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Moving to Combustion from After Effects, Part 3:A birds-eye view of the C2 interface, volume one
However, once you get past the obvious difference in appearances between the two programs, you'll find that learning the Combustion interface is more an extension of a language you already know rather than learning something new from scratch.
Of course, with programs as complex and far-reaching as Combustion and After Effects, I could conceivably spend years delving into every minute difference between the two, so in the following few installments of our ongoing series I'm going to concentrate on a more general overview of where things are in the Combustion interface.
The big picture
For those used to the lush green climes of After Effects (fig. 1, left), Combustion might as well be the surface of the Moon (fig. 1, right). Everything's dark gray, the buttons and other widgets don't look at all "normal" (regardless of whether you're in the Mac or Windows camp), and fughettabout the open/save/import dialog (fig. 2). But you'll get over the shock very quickly. What may initially look like a mess is actually one of the more streamlined and user-friendly interfaces ever designed in the history of mankind. OK, so that last sentence might be a bit overstated, but I have to keep you interested, right?
Let's go around the horn here and examine C2's major interface elements and how to approach them from an After Effects perspective.
If you're new to Combustion, it might help to compare the interface, however strange-looking at first, to a suite of products you may already be familiar with: Macromedia's MX line (the Windows versions, anyway). The comparison might be a bit of a stretch, but there are some similarities between C2 and MX:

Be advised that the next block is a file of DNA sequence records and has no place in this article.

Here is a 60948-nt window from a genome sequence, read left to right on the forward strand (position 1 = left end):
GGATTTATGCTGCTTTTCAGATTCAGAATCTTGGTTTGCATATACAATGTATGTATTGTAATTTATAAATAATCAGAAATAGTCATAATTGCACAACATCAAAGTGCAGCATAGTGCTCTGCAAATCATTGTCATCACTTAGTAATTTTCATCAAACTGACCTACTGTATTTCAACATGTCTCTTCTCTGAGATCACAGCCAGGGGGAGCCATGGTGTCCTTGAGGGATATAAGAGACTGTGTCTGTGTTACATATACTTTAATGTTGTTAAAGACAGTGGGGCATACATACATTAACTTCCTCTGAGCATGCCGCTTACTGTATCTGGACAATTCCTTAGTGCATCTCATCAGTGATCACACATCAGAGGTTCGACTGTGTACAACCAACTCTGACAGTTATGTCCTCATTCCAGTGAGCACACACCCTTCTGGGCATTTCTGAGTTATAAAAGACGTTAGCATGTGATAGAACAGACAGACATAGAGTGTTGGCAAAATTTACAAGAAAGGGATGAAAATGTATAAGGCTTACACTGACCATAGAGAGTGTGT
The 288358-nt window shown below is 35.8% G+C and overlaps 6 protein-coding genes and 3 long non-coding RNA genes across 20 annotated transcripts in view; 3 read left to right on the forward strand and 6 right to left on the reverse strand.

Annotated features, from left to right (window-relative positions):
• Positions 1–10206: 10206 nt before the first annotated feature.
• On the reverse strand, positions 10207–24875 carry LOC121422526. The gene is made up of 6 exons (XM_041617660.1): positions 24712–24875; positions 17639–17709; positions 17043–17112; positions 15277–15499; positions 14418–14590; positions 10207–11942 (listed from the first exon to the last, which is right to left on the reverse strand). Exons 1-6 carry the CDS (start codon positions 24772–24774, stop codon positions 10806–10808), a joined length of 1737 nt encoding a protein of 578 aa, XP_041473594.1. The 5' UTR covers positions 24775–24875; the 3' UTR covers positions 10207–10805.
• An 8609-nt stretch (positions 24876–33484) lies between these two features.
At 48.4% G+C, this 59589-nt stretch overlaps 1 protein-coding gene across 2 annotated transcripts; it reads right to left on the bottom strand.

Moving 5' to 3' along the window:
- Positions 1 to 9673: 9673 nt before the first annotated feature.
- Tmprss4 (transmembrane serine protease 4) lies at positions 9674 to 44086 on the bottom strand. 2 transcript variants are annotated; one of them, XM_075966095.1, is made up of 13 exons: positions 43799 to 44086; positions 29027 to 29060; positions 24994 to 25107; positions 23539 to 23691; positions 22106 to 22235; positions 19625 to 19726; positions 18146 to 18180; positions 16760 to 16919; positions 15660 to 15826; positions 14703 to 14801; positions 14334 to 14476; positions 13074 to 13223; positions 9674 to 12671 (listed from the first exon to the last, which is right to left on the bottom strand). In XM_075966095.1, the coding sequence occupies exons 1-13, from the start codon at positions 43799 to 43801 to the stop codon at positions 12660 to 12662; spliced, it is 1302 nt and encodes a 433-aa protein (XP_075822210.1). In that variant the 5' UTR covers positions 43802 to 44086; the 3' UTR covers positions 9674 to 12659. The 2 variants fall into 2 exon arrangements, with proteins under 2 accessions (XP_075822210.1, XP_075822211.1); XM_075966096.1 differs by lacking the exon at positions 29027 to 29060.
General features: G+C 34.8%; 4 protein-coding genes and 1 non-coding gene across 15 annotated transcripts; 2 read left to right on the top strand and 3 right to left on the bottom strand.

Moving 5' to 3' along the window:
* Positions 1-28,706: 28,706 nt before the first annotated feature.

1) By default, both C2 and MX (in this case, Freehand MX) present a single window with various docked palettes (fig. 3).
2) Both programs arrange the palettes via tabs (fig. 4), although Combustion is admittedly less flexible than MX in this regard.
3) Both programs also let you tear off palettes and arrange them as you like (fig. 5). MX exhibits this behavior by default, while Combustion makes you explicitly turn on this feature in the Monitors preference panel (fig. 6). Incidentally, this same panel is also where you tell Combustion where to put the various palettes in a multiple monitor setup.
At least in my case, being used to both the standard Adobe interface and the Macromedia MX interface (and working concurrently in the two environments) helped ease my transition tremendously to Combustion, so it may serve you well initially to draw upon whatever MX knowledge you have to help develop your understanding of how Combustion works. And with that, as Kermit once said, "Moving right along, Fozzie." Let's get into some specific After Effects interface features and how they translate to Combustion.
Related Keywords:Combustion, After Effects, interface
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